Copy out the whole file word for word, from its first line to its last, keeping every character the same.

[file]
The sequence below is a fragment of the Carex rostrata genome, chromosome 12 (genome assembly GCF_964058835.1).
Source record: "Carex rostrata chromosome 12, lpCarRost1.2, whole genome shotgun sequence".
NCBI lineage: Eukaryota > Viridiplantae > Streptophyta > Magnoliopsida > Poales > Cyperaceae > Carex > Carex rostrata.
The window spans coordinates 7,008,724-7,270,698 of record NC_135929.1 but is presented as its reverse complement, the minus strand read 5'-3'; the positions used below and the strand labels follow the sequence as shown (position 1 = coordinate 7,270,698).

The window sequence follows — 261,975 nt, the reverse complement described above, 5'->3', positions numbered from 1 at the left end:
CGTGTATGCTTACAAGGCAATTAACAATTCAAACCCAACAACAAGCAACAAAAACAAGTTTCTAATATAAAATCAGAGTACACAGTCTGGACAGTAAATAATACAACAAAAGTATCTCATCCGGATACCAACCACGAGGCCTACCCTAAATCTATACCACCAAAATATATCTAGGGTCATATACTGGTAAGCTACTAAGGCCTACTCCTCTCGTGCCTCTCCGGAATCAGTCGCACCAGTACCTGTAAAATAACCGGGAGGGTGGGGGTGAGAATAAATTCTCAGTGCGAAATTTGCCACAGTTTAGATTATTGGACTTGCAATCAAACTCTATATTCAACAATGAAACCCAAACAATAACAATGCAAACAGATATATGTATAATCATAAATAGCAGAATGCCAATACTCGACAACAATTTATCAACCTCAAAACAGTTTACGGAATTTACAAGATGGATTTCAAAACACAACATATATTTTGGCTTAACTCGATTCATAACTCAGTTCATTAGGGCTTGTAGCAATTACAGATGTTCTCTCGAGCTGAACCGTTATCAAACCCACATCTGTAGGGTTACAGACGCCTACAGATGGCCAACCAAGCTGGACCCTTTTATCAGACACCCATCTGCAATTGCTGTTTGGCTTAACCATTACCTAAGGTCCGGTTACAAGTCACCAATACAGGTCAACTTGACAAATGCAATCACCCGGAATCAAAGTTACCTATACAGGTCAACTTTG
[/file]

The sequence below is a fragment of the Carex rostrata genome, chromosome 12 (genome assembly GCF_964058835.1).
Source record: "Carex rostrata chromosome 12, lpCarRost1.2, whole genome shotgun sequence".
NCBI lineage: Eukaryota > Viridiplantae > Streptophyta > Magnoliopsida > Poales > Cyperaceae > Carex > Carex rostrata.
The window spans coordinates 7,008,724-7,270,698 of record NC_135929.1 but is presented as its reverse complement, the minus strand read 5'-3'; the positions used below and the strand labels follow the sequence as shown (position 1 = coordinate 7,270,698).

The window sequence follows — 261,975 nt, the reverse complement described above, 5'->3', positions numbered from 1 at the left end:
CGTGTATGCTTACAAGGCAATTAACAATTCAAACCCAACAACAAGCAACAAAAACAAGTTTCTAATATAAAATCAGAGTACACAGTCTGGACAGTAAATAATACAACAAAAGTATCTCATCCGGATACCAACCACGAGGCCTACCCTAAATCTATACCACCAAAATATATCTAGGGTCATATACTGGTAAGCTACTAAGGCCTACTCCTCTCGTGCCTCTCCGGAATCAGTCGCACCAGTACCTGTAAAATAACCGGGAGGGTGGGGGTGAGAATAAATTCTCAGTGCGAAATTTGCCACAGTTTAGATTATTGGACTTGCAATCAAACTCTATATTCAACAATGAAACCCAAACAATAACAATGCAAACAGATATATGTATAATCATAAATAGCAGAATGCCAATACTCGACAACAATTTATCAACCTCAAAACAGTTTACGGAATTTACAAGATGGATTTCAAAACACAACATATATTTTGGCTTAACTCGATTCATAACTCAGTTCATTAGGGCTTGTAGCAATTACAGATGTTCTCTCGAGCTGAACCGTTATCAAACCCACATCTGTAGGGTTACAGACGCCTACAGATGGCCAACCAAGCTGGACCCTTTTATCAGACACCCATCTGCAATTGCTGTTTGGCTTAACCATTACCTAAGGTCCGGTTACAAGTCACCAATACAGGTCAACTTGACAAATGCAATCACCCGGAATCAAAGTTACCTATACAGGTCAACTTTG